i Editor's Letter: Our representatives must represent us

Oliver Duff Oliver Duff
MP David Lammy would become the capital’s first black mayor if he won the 2016 Mayoral election  

Crime, punishment and morals: we’re entering a maze with no clear exit

Simon Kelner
War with Isis: Iraq's government fights to win back Tikrit from militants - but then what?

Baghdad fights to win back Tikrit from Isis – but then what?

Patrick Cockburn reports from Kirkuk on a conflict which sectarianism has made intractable
Living with Alzheimer's: What is it really like to be diagnosed with early-onset dementia?

What is it like to live with Alzheimer's?

Depicting early-onset Alzheimer's, the film 'Still Alice' had a profound effect on Joy Watson, who lives with the illness. She tells Kate Hilpern how she's coped with the diagnosis
The Internet of Things: Meet the British salesman who gave real-world items a virtual life

Setting in motion the Internet of Things

British salesman Kevin Ashton gave real-world items a virtual life
Election 2015: Latest polling reveals Tories and Labour on course to win the same number of seats - with the SNP holding the balance of power

Election 2015: A dead heat between Mr Bean and Dick Dastardly!

Lord Ashcroft reveals latest polling – and which character voters associate with each leader
Audiences queue up for 'true stories told live' as cult competition The Moth goes global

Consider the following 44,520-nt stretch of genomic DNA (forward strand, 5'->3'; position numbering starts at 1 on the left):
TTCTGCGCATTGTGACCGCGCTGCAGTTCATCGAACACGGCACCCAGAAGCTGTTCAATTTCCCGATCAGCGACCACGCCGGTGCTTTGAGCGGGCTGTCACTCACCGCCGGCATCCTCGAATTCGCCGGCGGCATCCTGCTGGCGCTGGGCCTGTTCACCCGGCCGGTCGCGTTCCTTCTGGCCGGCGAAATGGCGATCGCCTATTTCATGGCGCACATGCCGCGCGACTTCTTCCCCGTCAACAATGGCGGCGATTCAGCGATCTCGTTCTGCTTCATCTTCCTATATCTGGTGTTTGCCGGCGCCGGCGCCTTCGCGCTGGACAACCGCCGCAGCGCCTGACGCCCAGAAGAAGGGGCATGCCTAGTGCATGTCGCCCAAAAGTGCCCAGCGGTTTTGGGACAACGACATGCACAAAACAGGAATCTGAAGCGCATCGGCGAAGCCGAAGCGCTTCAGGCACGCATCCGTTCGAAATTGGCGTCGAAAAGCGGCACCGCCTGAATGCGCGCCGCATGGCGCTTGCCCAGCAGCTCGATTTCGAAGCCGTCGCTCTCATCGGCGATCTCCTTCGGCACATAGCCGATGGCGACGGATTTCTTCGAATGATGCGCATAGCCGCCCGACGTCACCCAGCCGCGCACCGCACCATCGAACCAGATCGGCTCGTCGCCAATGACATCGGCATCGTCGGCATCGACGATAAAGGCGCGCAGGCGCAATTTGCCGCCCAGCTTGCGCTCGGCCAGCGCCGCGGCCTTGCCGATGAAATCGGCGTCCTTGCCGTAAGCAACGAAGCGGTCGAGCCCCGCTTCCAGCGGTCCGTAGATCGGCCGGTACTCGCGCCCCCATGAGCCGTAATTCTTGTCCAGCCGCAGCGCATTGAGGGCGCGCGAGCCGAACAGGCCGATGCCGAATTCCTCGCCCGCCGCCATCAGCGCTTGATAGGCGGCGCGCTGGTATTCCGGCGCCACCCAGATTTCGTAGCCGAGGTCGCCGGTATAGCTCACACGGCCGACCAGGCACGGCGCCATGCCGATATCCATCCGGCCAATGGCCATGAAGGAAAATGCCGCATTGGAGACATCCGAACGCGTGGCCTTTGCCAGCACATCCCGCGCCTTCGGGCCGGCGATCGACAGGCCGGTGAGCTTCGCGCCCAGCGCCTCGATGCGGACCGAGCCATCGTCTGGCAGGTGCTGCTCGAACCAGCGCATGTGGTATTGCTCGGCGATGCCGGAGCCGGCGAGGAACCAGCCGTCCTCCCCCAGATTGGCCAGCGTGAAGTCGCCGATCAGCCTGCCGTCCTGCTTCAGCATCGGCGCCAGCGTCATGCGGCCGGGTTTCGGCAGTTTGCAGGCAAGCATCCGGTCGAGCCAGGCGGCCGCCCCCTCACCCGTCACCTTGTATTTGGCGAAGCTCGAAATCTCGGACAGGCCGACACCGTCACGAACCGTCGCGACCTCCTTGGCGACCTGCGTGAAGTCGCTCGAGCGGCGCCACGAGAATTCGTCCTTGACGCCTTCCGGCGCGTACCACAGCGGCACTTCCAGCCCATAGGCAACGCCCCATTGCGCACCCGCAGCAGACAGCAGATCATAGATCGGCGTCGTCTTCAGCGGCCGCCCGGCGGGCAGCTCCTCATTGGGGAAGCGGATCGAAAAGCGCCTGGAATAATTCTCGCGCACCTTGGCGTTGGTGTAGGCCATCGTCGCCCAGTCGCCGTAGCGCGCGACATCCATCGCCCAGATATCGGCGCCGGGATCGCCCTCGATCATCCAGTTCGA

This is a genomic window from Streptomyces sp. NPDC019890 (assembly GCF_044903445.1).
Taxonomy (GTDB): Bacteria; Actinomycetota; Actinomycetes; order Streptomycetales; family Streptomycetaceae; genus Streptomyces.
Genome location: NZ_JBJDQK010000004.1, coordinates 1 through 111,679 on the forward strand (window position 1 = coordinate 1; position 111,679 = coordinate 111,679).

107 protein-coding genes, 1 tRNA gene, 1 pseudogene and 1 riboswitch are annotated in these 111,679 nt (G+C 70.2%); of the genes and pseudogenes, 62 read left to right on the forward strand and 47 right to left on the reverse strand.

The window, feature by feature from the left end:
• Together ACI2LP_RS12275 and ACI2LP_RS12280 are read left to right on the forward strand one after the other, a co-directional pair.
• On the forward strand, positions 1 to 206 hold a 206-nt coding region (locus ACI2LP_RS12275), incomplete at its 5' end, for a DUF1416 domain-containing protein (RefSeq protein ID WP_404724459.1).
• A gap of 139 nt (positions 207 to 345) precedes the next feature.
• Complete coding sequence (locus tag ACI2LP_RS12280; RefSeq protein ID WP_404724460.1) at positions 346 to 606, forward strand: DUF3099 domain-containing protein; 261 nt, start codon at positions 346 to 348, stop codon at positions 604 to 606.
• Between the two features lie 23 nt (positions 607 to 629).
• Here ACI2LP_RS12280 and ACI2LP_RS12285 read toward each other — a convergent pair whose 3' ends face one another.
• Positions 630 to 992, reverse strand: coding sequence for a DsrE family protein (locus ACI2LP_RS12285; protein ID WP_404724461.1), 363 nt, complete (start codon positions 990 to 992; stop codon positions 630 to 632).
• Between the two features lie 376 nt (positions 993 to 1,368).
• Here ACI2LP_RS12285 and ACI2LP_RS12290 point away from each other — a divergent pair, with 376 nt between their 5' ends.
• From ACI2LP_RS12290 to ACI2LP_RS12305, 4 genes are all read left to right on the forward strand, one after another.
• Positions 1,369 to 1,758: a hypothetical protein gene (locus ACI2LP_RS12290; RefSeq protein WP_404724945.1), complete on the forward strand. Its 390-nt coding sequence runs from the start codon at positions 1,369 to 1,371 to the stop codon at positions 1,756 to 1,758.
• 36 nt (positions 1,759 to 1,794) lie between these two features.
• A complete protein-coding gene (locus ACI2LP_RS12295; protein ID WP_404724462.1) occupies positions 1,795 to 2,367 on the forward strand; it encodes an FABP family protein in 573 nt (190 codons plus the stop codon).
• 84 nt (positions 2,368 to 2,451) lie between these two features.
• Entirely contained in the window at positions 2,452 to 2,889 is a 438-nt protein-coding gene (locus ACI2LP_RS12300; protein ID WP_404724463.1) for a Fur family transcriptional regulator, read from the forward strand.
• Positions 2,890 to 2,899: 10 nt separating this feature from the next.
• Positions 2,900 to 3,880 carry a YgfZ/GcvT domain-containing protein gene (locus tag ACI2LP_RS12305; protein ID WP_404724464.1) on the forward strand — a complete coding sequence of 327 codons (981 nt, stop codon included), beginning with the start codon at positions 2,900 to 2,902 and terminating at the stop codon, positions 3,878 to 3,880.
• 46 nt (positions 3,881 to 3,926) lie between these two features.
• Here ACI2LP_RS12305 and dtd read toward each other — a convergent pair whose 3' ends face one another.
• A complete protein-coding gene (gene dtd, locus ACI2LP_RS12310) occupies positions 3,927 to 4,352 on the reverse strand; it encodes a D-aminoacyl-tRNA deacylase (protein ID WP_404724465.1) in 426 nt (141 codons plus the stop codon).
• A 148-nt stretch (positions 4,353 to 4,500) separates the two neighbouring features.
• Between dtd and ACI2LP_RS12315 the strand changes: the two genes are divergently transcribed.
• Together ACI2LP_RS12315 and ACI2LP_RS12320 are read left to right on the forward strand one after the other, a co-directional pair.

Cult competition The Moth goes global

The non-profit 'slam storytelling' competition was founded in 1997 by the novelist George Dawes Green and has seen Malcolm Gladwell, Salman Rushdie and Molly Ringwald all take their turn at the mic
Pakistani women come out fighting: A hard-hitting play focuses on female Muslim boxers

Pakistani women come out fighting

Hard-hitting new play 'No Guts, No Heart, No Glory' focuses on female Muslim boxers
Leonora Carrington transcended her stolid background to become an avant garde star

Surreal deal: Leonora Carrington

The artist transcended her stolid background to become an avant garde star
LGBT History Month: Pupils discuss topics from Sappho to same-sex marriage

Education: LGBT History Month

Pupils have been discussing topics from Sappho to same-sex marriage
11 best gel eyeliners

Go bold this season: 11 best gel eyeliners

Use an ink pot eyeliner to go bold on the eyes with this season's feline flicked winged liner
Cricket World Cup 2015: Tournament runs riot to make the event more hit than miss...

Cricket World Cup runs riot to make the event more hit than miss...

The tournament has reached its halfway mark and scores of 300 and amazing catches abound. One thing never changes, though – everyone loves beating England
Katarina Johnson-Thompson: Heptathlete ready to jump at first major title

Katarina Johnson-Thompson: Ready to jump at first major title

After her 2014 was ruined by injury, 21-year-old Briton is leading pentathlete going into this week’s European Indoors. Now she intends to turn form into gold
Syrian conflict is the world's first 'climate change war', say scientists, but it won't be the last one

Climate change key in Syrian conflict

And it will trigger more war in future
How I outwitted the Gestapo

How I outwitted the Gestapo

My life as a Jew in wartime Berlin
The nation's favourite animal revealed

The nation's favourite animal revealed

Women like cuddly creatures whilst men like creepy-crawlies
Is this the way to get young people to vote?

Getting young people to vote

From #VOTESELFISH to Bite the Ballot